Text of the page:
This is a busy year for estate and trust mediation - the alternative dispute process in which the parties to a lawsuit meet with a neutral third-party, often a retired judge, in an effort to settle the case. Our litigation practice includes California's largest urban areas and so, not coincidentally, does our presence at mediations. While mediations can be dramatically different there are some constants - including strong emotions.
It's the day before mediation. We often meet with or have phone calls with our clients. There are some standard questions from our clients: What should I wear? What time should I be there? Do we have to sit at the same table as my brother, sister or whoever caused the estate dispute? I want you to know that I won't settle for less than (name the number). We'll walk out if we're offended by their offer? Doesn't their attorney know that they're lying? I'm thinking about not going. Can I bring my dog? My son? My friend? I want to bring pictures of my mom to show the mediator - is that ok?
We attorneys too have our share of emotions. Am I prepared for this mediation? Do I know the law? Do I know the facts? What is this mediator like? Is he a friend of my opponent? Is he known to be fair? What's her track record like - does she get cases settled? What do the mediation offices look like? Will the air conditioning work? How far is the mediation from my hotel? What's the other attorney like? Will this be an opening offer of $2 million and a counter offer of $2000? What happens if we're at a standstill? Does the other side understand our case? Its strengths? Its weaknesses? What are the next steps if mediation doesn't work? Will we get close to resolution during business hours? Is this one of those cases that drags on until 11 o'clock at night. Do we have a backup plan for a local hotel room?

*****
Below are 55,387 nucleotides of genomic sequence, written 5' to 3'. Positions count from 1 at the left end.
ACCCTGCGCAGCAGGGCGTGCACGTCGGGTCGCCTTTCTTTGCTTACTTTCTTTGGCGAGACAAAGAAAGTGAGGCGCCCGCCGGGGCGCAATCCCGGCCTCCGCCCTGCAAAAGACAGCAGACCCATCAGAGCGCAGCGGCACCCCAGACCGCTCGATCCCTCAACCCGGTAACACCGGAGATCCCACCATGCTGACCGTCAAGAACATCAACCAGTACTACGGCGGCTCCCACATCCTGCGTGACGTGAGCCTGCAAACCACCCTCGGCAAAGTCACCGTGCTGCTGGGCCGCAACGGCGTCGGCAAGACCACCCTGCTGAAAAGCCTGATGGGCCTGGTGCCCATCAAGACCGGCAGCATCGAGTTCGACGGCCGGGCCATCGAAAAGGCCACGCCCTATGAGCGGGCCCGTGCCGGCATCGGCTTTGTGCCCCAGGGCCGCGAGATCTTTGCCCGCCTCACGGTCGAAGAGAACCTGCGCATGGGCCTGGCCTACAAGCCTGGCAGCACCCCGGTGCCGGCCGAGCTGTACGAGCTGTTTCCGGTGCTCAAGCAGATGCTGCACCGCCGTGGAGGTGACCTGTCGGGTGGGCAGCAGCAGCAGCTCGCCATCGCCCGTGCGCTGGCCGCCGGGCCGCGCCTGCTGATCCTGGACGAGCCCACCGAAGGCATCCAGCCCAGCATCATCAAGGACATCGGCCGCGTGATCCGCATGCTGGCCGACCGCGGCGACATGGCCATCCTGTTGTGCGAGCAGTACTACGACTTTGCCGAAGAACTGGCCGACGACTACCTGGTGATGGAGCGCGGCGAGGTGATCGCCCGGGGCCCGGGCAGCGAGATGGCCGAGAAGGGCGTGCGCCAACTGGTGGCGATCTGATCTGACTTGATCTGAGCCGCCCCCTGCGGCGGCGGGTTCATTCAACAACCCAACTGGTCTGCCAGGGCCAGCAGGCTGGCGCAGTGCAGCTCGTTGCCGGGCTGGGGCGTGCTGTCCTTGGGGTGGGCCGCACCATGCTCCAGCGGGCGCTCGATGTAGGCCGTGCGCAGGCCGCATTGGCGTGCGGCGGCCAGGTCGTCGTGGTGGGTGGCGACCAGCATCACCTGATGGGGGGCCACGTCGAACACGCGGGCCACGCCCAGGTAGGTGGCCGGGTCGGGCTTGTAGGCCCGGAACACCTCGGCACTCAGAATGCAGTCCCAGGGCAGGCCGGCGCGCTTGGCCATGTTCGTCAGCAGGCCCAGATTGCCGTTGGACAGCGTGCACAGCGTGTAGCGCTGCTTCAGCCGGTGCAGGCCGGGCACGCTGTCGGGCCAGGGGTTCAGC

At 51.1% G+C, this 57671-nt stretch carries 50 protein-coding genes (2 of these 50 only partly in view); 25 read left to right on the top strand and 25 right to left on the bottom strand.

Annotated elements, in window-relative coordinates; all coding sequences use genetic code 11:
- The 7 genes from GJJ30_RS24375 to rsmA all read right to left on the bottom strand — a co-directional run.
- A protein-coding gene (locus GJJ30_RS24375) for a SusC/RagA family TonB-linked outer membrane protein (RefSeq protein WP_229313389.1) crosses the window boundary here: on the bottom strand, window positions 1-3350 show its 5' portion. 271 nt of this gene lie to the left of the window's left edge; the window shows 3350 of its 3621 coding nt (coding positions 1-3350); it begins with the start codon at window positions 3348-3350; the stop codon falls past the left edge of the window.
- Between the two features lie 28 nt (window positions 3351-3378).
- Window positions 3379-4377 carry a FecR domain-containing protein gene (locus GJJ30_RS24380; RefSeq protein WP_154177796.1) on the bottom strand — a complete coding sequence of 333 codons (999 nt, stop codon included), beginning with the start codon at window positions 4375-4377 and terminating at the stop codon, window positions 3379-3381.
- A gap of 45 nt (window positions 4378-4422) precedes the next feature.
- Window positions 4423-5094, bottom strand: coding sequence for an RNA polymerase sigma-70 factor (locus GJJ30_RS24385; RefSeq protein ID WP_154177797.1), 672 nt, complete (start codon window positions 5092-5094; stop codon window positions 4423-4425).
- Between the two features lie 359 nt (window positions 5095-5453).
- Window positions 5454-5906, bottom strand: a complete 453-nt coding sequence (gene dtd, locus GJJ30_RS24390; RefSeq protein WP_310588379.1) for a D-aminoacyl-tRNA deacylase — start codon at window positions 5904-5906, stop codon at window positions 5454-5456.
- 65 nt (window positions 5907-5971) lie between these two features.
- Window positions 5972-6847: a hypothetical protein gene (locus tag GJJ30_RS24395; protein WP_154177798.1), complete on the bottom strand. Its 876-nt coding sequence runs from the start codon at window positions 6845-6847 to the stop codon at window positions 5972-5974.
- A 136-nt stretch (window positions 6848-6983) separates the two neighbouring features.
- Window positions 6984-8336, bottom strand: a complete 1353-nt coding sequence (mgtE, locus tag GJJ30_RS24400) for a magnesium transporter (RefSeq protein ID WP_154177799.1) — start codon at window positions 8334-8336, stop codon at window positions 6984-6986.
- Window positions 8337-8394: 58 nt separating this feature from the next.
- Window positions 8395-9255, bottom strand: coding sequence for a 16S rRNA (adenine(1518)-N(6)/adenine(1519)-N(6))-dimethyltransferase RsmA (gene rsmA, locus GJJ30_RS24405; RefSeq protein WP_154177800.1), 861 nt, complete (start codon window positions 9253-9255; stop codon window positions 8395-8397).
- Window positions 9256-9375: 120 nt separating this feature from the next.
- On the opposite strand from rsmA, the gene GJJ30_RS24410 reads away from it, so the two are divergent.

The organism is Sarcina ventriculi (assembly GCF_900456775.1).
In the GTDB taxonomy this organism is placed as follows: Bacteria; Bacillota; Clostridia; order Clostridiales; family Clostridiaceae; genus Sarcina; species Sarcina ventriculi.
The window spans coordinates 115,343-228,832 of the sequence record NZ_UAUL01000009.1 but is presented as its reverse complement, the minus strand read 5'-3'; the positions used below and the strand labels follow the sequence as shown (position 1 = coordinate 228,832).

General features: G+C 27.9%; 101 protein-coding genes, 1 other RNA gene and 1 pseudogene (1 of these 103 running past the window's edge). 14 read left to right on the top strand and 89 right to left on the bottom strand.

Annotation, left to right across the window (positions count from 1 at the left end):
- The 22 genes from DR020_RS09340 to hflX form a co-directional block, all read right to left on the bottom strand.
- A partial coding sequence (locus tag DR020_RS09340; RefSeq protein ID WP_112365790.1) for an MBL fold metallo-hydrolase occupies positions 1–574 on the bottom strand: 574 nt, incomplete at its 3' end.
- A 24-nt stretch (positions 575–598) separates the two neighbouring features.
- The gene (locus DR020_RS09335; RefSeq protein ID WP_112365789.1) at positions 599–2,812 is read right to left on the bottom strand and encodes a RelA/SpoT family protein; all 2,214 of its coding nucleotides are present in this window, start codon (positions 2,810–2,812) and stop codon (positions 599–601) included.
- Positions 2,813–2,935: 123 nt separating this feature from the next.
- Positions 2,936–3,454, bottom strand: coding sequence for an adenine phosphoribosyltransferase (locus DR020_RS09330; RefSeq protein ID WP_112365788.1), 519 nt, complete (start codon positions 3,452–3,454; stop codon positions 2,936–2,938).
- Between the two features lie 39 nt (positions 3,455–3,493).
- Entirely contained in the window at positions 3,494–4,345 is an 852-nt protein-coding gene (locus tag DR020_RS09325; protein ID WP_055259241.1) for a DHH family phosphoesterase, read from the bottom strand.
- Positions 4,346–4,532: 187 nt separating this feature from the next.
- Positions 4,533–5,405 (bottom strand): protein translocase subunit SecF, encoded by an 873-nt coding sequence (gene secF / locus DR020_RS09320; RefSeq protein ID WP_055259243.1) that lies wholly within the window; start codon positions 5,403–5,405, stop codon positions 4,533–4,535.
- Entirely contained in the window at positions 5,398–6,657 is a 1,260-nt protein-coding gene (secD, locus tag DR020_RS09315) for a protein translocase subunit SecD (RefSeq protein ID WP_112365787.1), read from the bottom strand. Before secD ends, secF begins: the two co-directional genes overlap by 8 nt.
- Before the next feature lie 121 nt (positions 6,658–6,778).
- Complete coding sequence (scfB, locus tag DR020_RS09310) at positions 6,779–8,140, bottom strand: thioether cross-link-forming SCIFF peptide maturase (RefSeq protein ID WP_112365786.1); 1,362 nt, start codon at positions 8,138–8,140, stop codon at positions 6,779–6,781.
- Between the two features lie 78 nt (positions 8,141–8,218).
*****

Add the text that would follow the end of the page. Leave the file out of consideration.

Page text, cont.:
Ok - you get the idea. There are strong emotions the day before a mediation. There are also strong emotions during and initially after a mediation. Such emotions are almost always preferable to the harsh realities of trial - a process never enjoyed by the parties and only partially enjoyed by the lawyers - if at all.
Hackard Law represents clients throughout the state of California, including in Los Angeles, Sacramento, Alameda, Santa Clara and San Diego. If you'd like to learn more about the possibilities of mediation to restore your beneficiary rights, call us today at (916) 313-3030. We'll be glad to see how we can help you.